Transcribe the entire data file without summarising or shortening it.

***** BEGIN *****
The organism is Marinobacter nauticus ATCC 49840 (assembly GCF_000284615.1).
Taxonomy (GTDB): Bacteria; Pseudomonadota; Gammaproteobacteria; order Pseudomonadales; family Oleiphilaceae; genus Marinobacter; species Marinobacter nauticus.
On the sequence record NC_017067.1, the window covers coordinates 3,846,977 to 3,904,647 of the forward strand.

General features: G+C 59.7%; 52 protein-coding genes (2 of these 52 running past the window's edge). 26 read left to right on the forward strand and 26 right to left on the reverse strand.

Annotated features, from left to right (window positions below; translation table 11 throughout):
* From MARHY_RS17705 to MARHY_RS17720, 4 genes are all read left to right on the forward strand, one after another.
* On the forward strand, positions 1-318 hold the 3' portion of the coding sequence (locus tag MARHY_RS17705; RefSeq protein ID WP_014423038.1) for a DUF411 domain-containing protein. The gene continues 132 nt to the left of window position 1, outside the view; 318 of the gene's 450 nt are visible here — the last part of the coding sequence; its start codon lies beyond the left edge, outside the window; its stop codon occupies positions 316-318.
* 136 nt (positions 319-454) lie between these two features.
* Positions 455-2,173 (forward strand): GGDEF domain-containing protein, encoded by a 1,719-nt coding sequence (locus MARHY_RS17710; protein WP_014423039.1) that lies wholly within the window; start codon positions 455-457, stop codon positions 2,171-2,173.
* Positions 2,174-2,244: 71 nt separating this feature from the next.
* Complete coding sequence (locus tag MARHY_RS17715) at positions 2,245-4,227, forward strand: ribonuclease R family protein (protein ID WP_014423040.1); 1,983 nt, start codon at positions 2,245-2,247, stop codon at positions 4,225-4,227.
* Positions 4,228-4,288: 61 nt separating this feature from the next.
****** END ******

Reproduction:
The organism is Marinobacter nauticus ATCC 49840 (assembly GCF_000284615.1).
Taxonomy (GTDB): Bacteria; Pseudomonadota; Gammaproteobacteria; order Pseudomonadales; family Oleiphilaceae; genus Marinobacter; species Marinobacter nauticus.
On the sequence record NC_017067.1, the window covers coordinates 3,846,977 to 3,904,647 of the forward strand.

General features: G+C 59.7%; 52 protein-coding genes (2 of these 52 running past the window's edge). 26 read left to right on the forward strand and 26 right to left on the reverse strand.

Annotated features, from left to right (window positions below; translation table 11 throughout):
* From MARHY_RS17705 to MARHY_RS17720, 4 genes are all read left to right on the forward strand, one after another.
* On the forward strand, positions 1-318 hold the 3' portion of the coding sequence (locus tag MARHY_RS17705; RefSeq protein ID WP_014423038.1) for a DUF411 domain-containing protein. The gene continues 132 nt to the left of window position 1, outside the view; 318 of the gene's 450 nt are visible here — the last part of the coding sequence; its start codon lies beyond the left edge, outside the window; its stop codon occupies positions 316-318.
* 136 nt (positions 319-454) lie between these two features.
* Positions 455-2,173 (forward strand): GGDEF domain-containing protein, encoded by a 1,719-nt coding sequence (locus MARHY_RS17710; protein WP_014423039.1) that lies wholly within the window; start codon positions 455-457, stop codon positions 2,171-2,173.
* Positions 2,174-2,244: 71 nt separating this feature from the next.
* Complete coding sequence (locus tag MARHY_RS17715) at positions 2,245-4,227, forward strand: ribonuclease R family protein (protein ID WP_014423040.1); 1,983 nt, start codon at positions 2,245-2,247, stop codon at positions 4,225-4,227.
* Positions 4,228-4,288: 61 nt separating this feature from the next.